Preparations for the Monday Night Football game between the Minnesota Vikings and Chicago Bears are apparently ahead of schedule, despite the collapse of the Metrodome in a blizzard last weekend.
Officials at TCF Bank Stadium say they won't need any more people to help shovel the snow out of the stadium, which had been closed up for the winter after the Gophers' last home game in November. The Vikings are playing their final home game of the season at the U's stadium while the roof of the Metrodome awaits repairs.
University officials said that all available positions for shoveling have been filled, and temporary employment agencies in charge of staffing the operation have told the university they're no longer hiring at all.
A statement on the Gopher Athletics website says that nearly all the snow is cleared from the stadium already, two days ahead of the initial schedule, which called for workers to shovel through the weekend.
More snow, though, may fall Monday for the game.
MONDAY'S GAME AT TCF
Tickets to the Monday night Vikings/Bears game at TCF Bank Stadium are still good, but there's no guarantee ticket holders will get a seat.
Steve LaCroix, the vice president of sales and marketing for the Minnesota Vikings, said people left in line when the seats are filled will get refunds.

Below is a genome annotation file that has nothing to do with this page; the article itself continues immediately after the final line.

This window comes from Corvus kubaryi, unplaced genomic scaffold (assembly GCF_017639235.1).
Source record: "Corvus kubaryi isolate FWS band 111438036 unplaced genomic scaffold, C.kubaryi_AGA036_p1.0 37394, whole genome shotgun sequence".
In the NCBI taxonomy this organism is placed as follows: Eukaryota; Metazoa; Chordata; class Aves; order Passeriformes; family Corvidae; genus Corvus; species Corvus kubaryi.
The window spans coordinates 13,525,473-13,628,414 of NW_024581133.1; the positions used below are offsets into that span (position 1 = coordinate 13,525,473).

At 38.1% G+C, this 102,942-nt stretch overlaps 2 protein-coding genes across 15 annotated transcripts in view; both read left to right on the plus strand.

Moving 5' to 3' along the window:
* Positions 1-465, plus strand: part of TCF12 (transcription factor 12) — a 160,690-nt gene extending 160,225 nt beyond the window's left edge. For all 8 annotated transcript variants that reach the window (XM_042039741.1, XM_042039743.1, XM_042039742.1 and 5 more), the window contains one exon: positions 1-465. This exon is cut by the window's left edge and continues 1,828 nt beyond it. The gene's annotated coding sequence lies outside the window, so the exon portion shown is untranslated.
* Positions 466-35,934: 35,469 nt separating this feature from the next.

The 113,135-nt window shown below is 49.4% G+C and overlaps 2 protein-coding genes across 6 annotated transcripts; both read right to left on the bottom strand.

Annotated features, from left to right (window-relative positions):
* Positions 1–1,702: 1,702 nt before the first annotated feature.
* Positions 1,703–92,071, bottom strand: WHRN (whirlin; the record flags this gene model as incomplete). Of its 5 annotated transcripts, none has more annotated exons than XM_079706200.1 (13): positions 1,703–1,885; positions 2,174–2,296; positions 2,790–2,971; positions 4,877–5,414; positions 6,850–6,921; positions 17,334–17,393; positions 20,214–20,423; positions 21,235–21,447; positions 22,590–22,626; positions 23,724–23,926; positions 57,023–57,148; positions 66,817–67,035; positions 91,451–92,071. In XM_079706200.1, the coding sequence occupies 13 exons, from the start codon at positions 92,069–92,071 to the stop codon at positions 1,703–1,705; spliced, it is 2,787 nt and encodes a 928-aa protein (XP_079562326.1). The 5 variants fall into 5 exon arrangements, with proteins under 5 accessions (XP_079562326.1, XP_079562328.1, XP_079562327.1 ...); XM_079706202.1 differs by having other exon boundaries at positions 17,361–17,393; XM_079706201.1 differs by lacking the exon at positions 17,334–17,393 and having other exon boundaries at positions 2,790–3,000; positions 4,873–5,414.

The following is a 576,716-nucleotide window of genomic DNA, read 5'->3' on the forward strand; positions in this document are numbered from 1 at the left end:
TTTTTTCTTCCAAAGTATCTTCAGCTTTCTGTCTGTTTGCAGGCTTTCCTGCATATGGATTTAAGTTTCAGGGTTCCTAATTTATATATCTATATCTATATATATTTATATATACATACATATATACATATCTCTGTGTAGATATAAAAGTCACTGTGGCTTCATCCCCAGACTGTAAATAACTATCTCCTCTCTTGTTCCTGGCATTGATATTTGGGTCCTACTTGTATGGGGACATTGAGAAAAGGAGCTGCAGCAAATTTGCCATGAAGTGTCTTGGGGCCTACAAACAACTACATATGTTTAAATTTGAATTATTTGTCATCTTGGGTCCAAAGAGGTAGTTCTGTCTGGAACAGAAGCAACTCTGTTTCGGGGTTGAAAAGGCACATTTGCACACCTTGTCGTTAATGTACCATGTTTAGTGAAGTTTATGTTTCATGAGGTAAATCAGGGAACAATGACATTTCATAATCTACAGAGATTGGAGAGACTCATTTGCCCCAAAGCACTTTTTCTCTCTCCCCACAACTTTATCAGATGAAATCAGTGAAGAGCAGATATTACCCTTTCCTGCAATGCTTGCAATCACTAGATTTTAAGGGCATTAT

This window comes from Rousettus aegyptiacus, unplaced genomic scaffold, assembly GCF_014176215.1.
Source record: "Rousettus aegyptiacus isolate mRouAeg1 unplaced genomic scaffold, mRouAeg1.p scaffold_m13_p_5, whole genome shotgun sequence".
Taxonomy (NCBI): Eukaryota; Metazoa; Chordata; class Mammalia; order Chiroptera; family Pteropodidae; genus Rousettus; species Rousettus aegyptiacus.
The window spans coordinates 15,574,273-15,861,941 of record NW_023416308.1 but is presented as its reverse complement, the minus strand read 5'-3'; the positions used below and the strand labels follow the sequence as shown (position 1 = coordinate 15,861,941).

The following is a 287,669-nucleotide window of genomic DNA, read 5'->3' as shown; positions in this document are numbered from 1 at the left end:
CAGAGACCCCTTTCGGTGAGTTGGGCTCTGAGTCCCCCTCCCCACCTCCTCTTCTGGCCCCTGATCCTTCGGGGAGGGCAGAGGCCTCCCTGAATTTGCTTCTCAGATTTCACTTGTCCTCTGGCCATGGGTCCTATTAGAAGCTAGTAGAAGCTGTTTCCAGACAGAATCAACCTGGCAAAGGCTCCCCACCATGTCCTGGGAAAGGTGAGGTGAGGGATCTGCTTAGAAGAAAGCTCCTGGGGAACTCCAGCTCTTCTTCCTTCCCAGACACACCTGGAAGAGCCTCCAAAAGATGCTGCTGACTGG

"For anyone that does not want to go, mail your tickets back to us, postmarked by Saturday."
LaCroix said he wants people to make that decision early so that they can plan and prepare accordingly to manage the crowds and expectations.
"We've got the league officials who put on Superbowls and they're in town and consulting with us to create the most efficient, safest entry system that we can [have] there on campus," he said.
The University of Minnesota and Vikings officials are investigating ways to add seating to the stadium.
The university announced Thursday that alcohol won't be sold at the game. LaCroix said there wasn't time to argue the issue.
"It's a very politically loaded decision that a lot of people have input on," he said. "With more time, I think we would've be able to address that a little more favorably, but unfortunately we could not get that done and we just hope people come out and enjoy Vikings football back outside for the first time in nearly 30 years."